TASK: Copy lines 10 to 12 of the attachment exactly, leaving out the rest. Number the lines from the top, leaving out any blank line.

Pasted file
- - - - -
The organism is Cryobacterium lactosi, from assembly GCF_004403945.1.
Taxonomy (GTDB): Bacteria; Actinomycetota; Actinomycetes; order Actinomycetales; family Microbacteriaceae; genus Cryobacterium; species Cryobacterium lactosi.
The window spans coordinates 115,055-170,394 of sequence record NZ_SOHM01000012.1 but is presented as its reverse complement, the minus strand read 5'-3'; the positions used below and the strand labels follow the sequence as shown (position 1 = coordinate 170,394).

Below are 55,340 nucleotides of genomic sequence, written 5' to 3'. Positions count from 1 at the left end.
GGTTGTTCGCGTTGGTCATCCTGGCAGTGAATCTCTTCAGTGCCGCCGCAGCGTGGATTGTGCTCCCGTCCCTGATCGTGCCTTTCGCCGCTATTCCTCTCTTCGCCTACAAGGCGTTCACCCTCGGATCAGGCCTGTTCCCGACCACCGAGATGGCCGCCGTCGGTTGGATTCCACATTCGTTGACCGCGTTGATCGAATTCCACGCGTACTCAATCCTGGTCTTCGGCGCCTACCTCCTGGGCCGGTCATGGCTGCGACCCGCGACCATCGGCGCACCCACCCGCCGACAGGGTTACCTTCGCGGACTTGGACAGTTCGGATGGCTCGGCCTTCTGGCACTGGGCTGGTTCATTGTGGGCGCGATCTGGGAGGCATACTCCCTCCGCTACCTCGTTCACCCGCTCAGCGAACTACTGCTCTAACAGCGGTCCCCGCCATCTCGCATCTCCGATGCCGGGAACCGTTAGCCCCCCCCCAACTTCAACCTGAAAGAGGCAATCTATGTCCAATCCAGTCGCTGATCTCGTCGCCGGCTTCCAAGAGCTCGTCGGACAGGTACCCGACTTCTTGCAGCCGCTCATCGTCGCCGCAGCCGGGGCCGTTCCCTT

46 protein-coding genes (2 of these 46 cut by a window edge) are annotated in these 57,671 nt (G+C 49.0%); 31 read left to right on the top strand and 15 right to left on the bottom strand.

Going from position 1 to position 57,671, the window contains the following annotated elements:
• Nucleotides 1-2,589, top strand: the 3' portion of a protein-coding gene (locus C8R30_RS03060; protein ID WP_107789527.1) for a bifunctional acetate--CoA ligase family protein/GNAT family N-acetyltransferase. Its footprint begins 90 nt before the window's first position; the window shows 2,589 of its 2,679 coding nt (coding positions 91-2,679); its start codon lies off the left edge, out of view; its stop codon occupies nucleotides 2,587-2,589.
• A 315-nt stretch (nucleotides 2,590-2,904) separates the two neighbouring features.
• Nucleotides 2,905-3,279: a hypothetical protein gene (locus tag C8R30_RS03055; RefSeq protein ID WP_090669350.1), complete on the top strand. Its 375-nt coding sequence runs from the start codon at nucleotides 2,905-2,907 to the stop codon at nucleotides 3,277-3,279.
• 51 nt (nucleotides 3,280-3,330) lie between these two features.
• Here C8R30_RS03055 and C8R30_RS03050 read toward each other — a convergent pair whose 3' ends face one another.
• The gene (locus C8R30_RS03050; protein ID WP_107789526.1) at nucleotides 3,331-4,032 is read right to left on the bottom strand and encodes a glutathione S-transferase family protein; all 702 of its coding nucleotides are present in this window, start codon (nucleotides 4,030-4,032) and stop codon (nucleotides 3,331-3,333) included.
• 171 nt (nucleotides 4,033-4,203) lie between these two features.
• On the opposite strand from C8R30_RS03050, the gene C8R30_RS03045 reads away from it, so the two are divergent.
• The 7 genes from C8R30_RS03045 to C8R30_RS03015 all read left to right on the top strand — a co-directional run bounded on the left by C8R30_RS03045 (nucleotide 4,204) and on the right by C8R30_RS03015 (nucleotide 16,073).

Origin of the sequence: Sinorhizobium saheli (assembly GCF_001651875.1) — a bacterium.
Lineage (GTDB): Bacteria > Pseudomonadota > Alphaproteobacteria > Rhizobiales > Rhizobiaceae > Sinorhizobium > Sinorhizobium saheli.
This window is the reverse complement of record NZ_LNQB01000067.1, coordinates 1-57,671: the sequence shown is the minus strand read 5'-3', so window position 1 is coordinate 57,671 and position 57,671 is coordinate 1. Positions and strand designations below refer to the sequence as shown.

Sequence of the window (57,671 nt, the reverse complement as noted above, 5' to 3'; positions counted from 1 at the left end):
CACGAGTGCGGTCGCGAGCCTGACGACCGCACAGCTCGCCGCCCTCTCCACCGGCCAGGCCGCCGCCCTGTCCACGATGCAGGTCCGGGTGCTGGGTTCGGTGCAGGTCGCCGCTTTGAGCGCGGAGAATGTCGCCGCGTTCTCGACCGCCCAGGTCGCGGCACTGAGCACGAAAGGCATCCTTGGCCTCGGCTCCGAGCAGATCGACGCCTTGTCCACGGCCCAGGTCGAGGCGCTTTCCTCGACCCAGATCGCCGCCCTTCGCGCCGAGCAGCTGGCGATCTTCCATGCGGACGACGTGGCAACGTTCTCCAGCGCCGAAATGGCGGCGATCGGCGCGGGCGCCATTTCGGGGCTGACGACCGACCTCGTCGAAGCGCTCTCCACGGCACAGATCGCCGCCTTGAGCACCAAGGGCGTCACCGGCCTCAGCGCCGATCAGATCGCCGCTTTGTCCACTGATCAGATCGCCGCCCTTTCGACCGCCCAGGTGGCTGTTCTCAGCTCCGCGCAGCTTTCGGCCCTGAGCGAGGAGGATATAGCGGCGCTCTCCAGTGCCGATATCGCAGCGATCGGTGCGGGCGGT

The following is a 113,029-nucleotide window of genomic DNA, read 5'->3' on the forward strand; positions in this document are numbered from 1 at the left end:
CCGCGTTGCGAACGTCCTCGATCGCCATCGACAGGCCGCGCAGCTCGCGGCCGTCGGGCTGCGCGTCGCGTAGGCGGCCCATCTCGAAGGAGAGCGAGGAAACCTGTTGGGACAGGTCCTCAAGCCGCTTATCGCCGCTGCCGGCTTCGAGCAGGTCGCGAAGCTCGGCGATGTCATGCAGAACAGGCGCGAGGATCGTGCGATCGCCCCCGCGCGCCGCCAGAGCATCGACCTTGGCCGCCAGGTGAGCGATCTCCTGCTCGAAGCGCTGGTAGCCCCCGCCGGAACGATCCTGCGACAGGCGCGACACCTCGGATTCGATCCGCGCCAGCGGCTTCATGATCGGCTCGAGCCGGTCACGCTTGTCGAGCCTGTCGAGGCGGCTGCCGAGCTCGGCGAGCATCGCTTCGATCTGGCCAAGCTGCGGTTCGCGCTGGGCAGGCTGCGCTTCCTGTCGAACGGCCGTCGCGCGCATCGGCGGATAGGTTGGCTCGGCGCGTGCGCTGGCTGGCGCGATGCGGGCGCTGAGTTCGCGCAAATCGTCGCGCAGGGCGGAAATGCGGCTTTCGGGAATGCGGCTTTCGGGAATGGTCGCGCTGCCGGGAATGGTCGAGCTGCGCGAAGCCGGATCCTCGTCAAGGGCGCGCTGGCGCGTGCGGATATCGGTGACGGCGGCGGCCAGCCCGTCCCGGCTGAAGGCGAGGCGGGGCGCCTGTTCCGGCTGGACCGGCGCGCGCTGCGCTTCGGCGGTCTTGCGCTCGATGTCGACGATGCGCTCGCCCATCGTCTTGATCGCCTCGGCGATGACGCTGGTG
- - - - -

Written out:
• Nucleotides 2,905-3,279: a hypothetical protein gene (locus tag C8R30_RS03055; RefSeq protein ID WP_090669350.1), complete on the top strand. Its 375-nt coding sequence runs from the start codon at nucleotides 2,905-2,907 to the stop codon at nucleotides 3,277-3,279.
• 51 nt (nucleotides 3,280-3,330) lie between these two features.
• Here C8R30_RS03055 and C8R30_RS03050 read toward each other — a convergent pair whose 3' ends face one another.